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I have a school project question (for Python) that goes like this:

Given a string_input such as "abcd&1-4efg", the function must remove the "&1-4" and insert the string slice from 1 to 4 where the "&1-4" was.

eg. if string_input = "abcd&1-4efg",

  1. "&1-4" is removed.

  2. The remaining characters are indexed as follows: a=0, b=1, c=2, d=3, e=4, f=5, g=6

  3. The new string becomes: "abcdbcdeefg"

I've managed to write a long chunk of code to do this, but I'm wondering if anyone has any more efficient solutions?

Things to note:

  1. The instructions can include double digits (eg. &10-15)
  2. If the index isn't found, the returned string should print "?" for every missing index (eg. "abcd&5-10efgh" would return "abcdfgh???efgh")
  3. Intructions can be back-to-back (eg. "&10-15abcdef&1-5&4-5pqrs")

The code I've written is:

def expand(text):
text += "|"
import string
digits_dash = string.digits + "-"

idx_ref_str = ""
replace_list = []
record_val = False
output_to_list = []
instruct = ""
and_idx_mark = 0

#builds replace_list & idx_ref_list
for idx in range(len(text)):
    if text[idx] == "&" and record_val==True:
        output_to_list.append(instruct)
        output_to_list.append(and_idx_mark)
        replace_list.append(output_to_list)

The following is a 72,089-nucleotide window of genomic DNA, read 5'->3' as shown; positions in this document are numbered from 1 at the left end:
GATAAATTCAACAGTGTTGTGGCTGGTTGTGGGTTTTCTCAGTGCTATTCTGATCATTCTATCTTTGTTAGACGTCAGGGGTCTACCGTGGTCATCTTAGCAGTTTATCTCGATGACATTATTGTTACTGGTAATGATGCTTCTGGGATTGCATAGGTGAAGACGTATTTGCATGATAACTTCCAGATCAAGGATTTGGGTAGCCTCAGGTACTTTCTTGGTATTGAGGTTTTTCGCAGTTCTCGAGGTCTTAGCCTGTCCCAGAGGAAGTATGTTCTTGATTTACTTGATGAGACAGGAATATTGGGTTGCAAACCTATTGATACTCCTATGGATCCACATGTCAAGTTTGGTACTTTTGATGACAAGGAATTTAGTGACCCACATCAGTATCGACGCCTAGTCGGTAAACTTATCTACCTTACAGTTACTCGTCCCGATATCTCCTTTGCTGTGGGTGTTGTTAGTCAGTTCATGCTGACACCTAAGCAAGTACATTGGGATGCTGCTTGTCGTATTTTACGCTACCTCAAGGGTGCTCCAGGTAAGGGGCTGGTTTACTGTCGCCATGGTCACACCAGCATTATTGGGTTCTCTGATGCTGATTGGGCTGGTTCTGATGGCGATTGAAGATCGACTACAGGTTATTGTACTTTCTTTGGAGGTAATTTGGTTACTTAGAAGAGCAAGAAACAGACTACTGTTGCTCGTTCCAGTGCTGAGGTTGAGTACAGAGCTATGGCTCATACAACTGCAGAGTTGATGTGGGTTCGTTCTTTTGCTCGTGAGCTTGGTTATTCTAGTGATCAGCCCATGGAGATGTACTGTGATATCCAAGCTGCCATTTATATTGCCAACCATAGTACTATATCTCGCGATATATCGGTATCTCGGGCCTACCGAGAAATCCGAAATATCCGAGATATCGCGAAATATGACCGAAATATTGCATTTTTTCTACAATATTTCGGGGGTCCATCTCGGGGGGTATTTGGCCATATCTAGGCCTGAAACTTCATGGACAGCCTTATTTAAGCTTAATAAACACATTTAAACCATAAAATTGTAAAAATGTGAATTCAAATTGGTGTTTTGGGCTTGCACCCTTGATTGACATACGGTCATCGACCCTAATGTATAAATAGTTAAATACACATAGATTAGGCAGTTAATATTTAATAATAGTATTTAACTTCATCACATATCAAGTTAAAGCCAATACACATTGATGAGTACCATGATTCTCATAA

output_to_list, instruct, inst_idx, and_idx_mark = [],"",0,0

        and_idx_mark = idx
        continue
    elif text[idx] == "&":
        record_val = True
        and_idx_mark = idx
        continue

    #executes if currently in instruction part
    if record_val == True:
        #adds to instruct
        if text[idx] in digits_dash:
            instruct += text[idx]
        #take info, add to replace list
        else:
            output_to_list.append(instruct)
            output_to_list.append(and_idx_mark)
            replace_list.append(output_to_list)
            output_to_list, instruct, inst_idx, and_idx_mark, record_val = [],"",0,0,False

    #executes otherwise
    if record_val == False:
        idx_ref_str += text[idx]

idx_ref_str = idx_ref_str[:-1]
text = text[:-1]

#converts str to int indexes in replace list[x][2]
for item in replace_list:
    start_idx = ""
    end_idx = ""
    #find start idx
    for char in item[0]:
        if char in string.digits:
            start_idx += char
        elif char == "-":
            start_idx = int(start_idx)
            break
    #find end idx
    for char in item[0][::-1]:
        if char in string.digits:
            end_idx = char + end_idx
        elif char == "-":
            end_idx = int(end_idx)
            break

    start_end_list = [start_idx,end_idx]
    item+=start_end_list

#split text into parts in list
count = 0
text_block = ""
text_block_list = []

idx_replace = 0

for char in text:
    if char == "&":
        text_block_list.append(text_block)
        text_block = ""
        count += len(replace_list[idx_replace][0])
        idx_replace +=1
    elif count > 0:
        count -= 1
    else:
        text_block += char